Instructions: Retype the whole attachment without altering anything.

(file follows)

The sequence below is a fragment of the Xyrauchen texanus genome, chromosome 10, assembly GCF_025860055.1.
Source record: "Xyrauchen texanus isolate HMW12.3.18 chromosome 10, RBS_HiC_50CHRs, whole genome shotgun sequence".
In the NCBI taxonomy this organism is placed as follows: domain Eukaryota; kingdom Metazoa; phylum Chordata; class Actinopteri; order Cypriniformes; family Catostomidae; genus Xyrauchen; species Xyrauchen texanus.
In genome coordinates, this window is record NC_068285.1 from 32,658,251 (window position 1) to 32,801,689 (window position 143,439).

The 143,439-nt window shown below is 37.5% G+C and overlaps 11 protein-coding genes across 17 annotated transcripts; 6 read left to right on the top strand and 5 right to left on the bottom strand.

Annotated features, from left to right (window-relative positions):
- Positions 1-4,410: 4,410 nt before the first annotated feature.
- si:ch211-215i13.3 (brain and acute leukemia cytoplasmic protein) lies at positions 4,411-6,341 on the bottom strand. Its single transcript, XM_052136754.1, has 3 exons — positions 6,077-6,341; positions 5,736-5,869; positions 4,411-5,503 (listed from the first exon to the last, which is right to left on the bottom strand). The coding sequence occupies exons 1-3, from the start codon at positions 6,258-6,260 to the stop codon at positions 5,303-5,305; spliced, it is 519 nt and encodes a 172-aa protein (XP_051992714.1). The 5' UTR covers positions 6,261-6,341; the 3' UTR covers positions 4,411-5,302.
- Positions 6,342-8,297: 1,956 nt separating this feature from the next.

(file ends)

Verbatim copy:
The sequence below is a fragment of the Xyrauchen texanus genome, chromosome 10, assembly GCF_025860055.1.
Source record: "Xyrauchen texanus isolate HMW12.3.18 chromosome 10, RBS_HiC_50CHRs, whole genome shotgun sequence".
In the NCBI taxonomy this organism is placed as follows: domain Eukaryota; kingdom Metazoa; phylum Chordata; class Actinopteri; order Cypriniformes; family Catostomidae; genus Xyrauchen; species Xyrauchen texanus.
In genome coordinates, this window is record NC_068285.1 from 32,658,251 (window position 1) to 32,801,689 (window position 143,439).

The 143,439-nt window shown below is 37.5% G+C and overlaps 11 protein-coding genes across 17 annotated transcripts; 6 read left to right on the top strand and 5 right to left on the bottom strand.

Annotated features, from left to right (window-relative positions):
- Positions 1-4,410: 4,410 nt before the first annotated feature.
- si:ch211-215i13.3 (brain and acute leukemia cytoplasmic protein) lies at positions 4,411-6,341 on the bottom strand. Its single transcript, XM_052136754.1, has 3 exons — positions 6,077-6,341; positions 5,736-5,869; positions 4,411-5,503 (listed from the first exon to the last, which is right to left on the bottom strand). The coding sequence occupies exons 1-3, from the start codon at positions 6,258-6,260 to the stop codon at positions 5,303-5,305; spliced, it is 519 nt and encodes a 172-aa protein (XP_051992714.1). The 5' UTR covers positions 6,261-6,341; the 3' UTR covers positions 4,411-5,302.
- Positions 6,342-8,297: 1,956 nt separating this feature from the next.